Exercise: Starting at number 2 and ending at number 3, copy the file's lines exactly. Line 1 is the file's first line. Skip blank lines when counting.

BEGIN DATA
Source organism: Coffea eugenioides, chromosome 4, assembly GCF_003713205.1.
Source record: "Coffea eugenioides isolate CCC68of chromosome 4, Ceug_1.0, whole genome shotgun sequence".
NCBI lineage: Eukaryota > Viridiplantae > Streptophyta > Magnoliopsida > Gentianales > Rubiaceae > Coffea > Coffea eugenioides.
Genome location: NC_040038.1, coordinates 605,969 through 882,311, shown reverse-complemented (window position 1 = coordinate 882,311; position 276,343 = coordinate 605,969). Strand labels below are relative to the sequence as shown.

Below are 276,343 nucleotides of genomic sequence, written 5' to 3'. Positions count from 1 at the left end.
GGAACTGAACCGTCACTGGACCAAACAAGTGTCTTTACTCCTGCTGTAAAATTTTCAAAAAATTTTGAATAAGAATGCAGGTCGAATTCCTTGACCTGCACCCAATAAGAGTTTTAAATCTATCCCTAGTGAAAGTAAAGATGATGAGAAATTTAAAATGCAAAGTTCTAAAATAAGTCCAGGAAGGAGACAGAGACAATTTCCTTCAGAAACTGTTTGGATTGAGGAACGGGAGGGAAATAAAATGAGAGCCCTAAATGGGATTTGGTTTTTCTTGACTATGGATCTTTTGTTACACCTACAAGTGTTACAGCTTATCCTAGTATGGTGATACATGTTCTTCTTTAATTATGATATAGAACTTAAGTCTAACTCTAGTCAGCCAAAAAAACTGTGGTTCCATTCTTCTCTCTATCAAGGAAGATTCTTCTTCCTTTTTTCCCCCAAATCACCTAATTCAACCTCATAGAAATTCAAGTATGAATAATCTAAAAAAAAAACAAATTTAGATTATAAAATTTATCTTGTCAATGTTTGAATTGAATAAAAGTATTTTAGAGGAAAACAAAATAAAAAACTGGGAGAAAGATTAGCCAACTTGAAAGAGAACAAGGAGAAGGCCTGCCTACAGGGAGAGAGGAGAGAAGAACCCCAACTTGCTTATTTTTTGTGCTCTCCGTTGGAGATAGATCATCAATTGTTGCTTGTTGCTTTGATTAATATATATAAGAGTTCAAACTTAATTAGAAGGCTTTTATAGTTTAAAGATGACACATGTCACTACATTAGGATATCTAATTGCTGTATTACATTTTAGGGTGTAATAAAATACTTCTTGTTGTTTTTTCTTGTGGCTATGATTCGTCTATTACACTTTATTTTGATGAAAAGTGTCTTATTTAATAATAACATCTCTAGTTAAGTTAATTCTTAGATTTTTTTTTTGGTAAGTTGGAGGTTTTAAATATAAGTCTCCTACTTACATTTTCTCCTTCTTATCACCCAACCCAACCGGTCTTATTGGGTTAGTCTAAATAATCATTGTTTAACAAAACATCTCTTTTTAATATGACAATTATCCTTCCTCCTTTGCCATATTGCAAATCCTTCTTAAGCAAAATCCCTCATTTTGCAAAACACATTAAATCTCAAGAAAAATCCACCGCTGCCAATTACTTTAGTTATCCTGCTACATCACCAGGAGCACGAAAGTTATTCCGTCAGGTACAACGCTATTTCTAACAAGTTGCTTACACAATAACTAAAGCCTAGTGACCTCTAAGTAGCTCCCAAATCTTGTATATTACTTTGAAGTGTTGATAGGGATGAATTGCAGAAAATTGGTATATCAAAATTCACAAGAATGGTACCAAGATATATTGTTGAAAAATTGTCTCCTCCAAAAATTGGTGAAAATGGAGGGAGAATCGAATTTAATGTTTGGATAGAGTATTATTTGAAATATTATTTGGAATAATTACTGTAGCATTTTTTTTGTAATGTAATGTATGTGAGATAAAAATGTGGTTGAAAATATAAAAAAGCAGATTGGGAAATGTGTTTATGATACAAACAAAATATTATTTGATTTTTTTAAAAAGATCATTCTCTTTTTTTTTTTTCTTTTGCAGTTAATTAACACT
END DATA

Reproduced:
Source record: "Coffea eugenioides isolate CCC68of chromosome 4, Ceug_1.0, whole genome shotgun sequence".
NCBI lineage: Eukaryota > Viridiplantae > Streptophyta > Magnoliopsida > Gentianales > Rubiaceae > Coffea > Coffea eugenioides.